9781139016377 (ebook) 9780521844017 (hardback) 9781107535831 (paperback)
Cambridge studies in international and comparative law (Cambridge, England : 1996) ; 89.
The immunity or exemption enjoyed by States from legal proceedings before foreign national courts is a crucial area of international law. On the basis of an exhaustive analysis of judicial decisions, international treaties, national legislation, government statements, deliberations in international organisations as well as scholarly opinion, Xiaodong Yang traces the historical development of the relevant doctrine and practice, critically analyses the rationale for restrictive immunity and closely inspects such important exceptions to immunity as commercial transactions, contracts of employment, tortious liability, separate entities, the enforcement of judgments, waiver of immunity and the interplay between State immunity and human rights. The book draws a full picture of the law of State immunity as it currently stands and endeavours to provide useful information and guidance for practitioners, academics and students alike.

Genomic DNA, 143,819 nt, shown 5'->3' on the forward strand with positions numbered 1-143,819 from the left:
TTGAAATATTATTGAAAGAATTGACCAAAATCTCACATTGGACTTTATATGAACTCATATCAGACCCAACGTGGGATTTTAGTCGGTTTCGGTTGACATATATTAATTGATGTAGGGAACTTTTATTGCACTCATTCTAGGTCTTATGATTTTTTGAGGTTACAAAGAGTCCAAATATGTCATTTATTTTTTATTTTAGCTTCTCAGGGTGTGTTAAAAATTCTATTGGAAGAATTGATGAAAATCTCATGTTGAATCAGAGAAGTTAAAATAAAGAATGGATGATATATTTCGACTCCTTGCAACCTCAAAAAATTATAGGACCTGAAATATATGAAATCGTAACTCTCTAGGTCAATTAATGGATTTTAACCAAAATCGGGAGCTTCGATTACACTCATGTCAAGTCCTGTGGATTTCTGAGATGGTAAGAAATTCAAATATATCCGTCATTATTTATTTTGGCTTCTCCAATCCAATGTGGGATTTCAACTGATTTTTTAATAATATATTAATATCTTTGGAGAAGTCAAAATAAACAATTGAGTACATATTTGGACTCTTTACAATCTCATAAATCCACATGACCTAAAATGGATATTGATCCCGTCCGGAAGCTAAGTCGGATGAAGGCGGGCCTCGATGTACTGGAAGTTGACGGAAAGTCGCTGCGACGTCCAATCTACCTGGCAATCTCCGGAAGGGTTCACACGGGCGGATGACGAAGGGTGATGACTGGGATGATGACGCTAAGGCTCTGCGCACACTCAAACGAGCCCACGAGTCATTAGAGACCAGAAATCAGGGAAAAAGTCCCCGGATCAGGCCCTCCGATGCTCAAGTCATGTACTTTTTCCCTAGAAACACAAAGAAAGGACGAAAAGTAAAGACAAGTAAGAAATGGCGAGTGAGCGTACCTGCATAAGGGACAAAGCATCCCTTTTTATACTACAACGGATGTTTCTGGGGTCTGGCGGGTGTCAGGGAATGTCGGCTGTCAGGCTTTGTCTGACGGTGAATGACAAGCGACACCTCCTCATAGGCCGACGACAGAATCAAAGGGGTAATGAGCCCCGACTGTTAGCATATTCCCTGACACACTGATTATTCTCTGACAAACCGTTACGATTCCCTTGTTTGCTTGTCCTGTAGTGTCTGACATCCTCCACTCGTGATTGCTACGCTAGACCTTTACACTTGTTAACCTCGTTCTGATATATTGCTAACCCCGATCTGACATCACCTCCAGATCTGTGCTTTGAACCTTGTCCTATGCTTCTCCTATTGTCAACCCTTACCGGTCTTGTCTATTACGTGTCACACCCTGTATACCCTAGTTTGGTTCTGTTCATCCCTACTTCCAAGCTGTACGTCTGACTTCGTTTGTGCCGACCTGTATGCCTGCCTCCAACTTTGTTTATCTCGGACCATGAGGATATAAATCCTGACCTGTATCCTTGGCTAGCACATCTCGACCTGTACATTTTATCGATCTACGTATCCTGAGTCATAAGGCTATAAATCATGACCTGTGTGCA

Title from publisher's bibliographic system (viewed on 05 Oct 2015).
Formatted Contents Note
The history of state immunity General principles Commercial activity Contracts of employment Non-commercial torts Separate entities Expropriation Waiver of immunity Measures of constraint State immunity and human rights violations The genesis of the UN Convention.